Block, Ned (1996). Holism, mental and semantic. In Edward Craig (ed.), [Book Chapter] (Unpublished). Routledge.   (Google | More links)
Abstract: Mental (or semantic) holism is the doctrine that the identity of a belief content (or the meaning of a sentence that expresses it) is determined by its place in the web of beliefs or sentences comprising a whole theory or group of theories. It can be contrasted with two other views: atomism and molecularism. Molecularism characterizes meaning and content in terms of relatively small parts of the web in a way that allows many different theories to share those parts. For example, the meaning of 'chase' might be said by a molecularist to be try to catch. Atomism characterizes meaning and content in terms of none of the web; it says that sentences and beliefs have meaning or content independently of their relations to other sentences or beliefs. One major motivation for holism has come from reflections on the natures of confirmation and learning. As Quine (1953) observed, claims about the world are confirmed not individually, but only in conjunction with theories of which they are a part. And typically, one cannot come to understand scientific claims without understanding a significant chunk of the theory of which they are a part. For example, in learning the Newtonian concepts of 'force', 'mass', kinetic energy' and 'momentum', one doesn't learn any definitions of these terms in terms that are understood beforehand, for there are no such definitions. Rather, these theoretical terms were all learned together in conjunction with procedures for solving problems. The major problem with holism is that it threatens to make generalization in psychology virtually impossible. If the content of any state depends on all others, it would be extremely unlikely that any two believers would ever share a state with the same content. Moreover, holism would appear to conflict with our ordinary conception of reasoning. What sentences one accepts influence what one infers. if i accept a sentence and then later reject it, i thereby change the inferential role of that sentence, so the meaning of what i accept wouldn't be the same as what i later reject. but then it would be difficult to understand on this view how one could rationally --or even irrationally!-- change one's mind. and agreement and translation are also problematic for much the same reason. holists have responded (1) by proposing that we should think not in terms of "same/different" meaning but in terms of a gradient of similarity of meaning, (2) by proposing "two factor" theories or (3) by simply accepting the consequence that there is no real difference between changing meanings and changing beliefs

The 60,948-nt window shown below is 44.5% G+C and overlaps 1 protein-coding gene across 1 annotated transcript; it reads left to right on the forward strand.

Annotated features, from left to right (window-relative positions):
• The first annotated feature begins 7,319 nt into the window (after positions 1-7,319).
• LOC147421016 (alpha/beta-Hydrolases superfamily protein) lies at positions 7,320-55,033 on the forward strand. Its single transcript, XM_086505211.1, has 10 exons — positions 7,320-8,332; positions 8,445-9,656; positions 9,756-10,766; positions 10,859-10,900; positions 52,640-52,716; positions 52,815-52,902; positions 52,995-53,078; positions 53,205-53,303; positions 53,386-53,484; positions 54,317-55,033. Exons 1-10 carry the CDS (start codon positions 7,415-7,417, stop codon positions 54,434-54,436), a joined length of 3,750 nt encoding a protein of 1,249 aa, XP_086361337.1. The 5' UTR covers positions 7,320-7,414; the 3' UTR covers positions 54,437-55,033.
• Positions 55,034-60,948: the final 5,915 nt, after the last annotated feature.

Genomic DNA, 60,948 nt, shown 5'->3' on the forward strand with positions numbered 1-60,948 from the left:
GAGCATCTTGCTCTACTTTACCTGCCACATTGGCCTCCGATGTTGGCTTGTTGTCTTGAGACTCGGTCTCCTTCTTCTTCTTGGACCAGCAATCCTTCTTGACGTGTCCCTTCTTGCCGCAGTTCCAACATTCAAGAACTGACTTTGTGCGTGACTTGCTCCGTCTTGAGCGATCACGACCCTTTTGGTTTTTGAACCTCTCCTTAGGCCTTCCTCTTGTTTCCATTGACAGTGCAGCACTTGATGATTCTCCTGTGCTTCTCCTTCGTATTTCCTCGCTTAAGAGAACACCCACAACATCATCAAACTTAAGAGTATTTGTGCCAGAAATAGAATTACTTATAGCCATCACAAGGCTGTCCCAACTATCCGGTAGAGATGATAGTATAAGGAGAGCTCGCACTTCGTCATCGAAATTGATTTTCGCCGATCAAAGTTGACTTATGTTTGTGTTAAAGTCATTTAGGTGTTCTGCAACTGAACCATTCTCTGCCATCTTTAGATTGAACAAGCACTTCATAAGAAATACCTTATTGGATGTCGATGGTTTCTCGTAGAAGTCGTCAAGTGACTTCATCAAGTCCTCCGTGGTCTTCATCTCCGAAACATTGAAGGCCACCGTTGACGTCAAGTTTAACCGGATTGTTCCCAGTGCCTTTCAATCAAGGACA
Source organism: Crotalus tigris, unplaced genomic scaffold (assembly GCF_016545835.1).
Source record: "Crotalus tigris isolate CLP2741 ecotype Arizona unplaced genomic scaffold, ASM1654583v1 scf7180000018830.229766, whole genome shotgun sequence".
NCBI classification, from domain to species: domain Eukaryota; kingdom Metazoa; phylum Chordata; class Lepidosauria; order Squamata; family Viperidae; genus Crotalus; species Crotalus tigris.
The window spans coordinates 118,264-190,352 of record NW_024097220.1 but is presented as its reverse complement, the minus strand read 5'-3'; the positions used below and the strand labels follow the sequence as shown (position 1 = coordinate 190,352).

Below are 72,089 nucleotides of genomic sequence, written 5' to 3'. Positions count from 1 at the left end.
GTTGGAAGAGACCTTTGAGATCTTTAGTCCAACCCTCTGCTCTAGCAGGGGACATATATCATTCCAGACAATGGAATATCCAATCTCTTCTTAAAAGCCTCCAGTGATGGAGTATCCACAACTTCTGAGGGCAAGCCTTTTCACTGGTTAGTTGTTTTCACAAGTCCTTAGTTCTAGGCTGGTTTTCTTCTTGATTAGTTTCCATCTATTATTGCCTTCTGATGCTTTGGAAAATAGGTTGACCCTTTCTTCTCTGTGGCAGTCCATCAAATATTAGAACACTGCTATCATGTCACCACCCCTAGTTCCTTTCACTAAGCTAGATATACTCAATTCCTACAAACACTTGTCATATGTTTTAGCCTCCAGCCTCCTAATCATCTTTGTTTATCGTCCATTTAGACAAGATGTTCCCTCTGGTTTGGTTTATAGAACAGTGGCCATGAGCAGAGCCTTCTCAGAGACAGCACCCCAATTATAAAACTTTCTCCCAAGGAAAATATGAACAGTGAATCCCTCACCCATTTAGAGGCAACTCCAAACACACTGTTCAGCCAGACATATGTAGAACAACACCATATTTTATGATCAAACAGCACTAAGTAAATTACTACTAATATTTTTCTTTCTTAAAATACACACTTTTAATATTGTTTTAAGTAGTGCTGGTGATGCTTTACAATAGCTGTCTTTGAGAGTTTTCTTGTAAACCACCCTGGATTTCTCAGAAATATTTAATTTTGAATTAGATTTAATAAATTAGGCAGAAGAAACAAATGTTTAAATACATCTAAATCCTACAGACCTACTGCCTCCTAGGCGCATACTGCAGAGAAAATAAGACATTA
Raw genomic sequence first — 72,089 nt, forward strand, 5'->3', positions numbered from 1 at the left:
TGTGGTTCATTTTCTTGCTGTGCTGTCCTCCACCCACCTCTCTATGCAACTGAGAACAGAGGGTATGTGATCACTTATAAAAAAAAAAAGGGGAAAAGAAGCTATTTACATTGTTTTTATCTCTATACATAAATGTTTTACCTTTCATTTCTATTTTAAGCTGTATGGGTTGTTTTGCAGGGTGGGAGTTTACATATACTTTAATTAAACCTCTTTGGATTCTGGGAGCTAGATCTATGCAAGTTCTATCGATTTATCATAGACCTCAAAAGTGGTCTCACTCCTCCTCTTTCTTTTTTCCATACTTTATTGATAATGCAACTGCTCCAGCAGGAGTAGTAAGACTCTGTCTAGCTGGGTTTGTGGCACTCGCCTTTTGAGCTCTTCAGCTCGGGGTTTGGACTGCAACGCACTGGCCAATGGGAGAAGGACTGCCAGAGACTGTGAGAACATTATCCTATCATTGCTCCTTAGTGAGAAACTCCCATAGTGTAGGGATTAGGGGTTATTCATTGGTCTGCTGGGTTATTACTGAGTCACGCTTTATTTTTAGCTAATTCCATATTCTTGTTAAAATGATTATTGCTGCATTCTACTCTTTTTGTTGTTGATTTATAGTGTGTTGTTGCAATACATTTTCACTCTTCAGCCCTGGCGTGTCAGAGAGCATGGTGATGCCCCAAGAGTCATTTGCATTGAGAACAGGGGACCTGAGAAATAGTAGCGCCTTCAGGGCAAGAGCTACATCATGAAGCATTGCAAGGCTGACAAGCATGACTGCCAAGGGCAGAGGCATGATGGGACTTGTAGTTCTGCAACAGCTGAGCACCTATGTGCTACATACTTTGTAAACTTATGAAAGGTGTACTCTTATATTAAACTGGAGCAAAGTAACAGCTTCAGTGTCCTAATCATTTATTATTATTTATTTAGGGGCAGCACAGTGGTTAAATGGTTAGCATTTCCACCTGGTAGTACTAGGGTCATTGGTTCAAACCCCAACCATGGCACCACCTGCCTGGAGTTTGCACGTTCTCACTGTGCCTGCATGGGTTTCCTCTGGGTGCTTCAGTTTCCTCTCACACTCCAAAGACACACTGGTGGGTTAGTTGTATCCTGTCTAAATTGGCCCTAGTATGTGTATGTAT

Brandl, Johannes L. (1993). Semantic holism is here to stay. In Holism: A Consumer Update. Amsterdam: Rodopi.   (Cited by 3 | Google)
Brigandt, Ingo (2004). Holism, concept individuation, and conceptual change. In M. Hernandez Iglesias (ed.), Proceedings of the 4th Congress of the Spanish Society for Analytic Philosophy.   (Cited by 2 | Google | More links)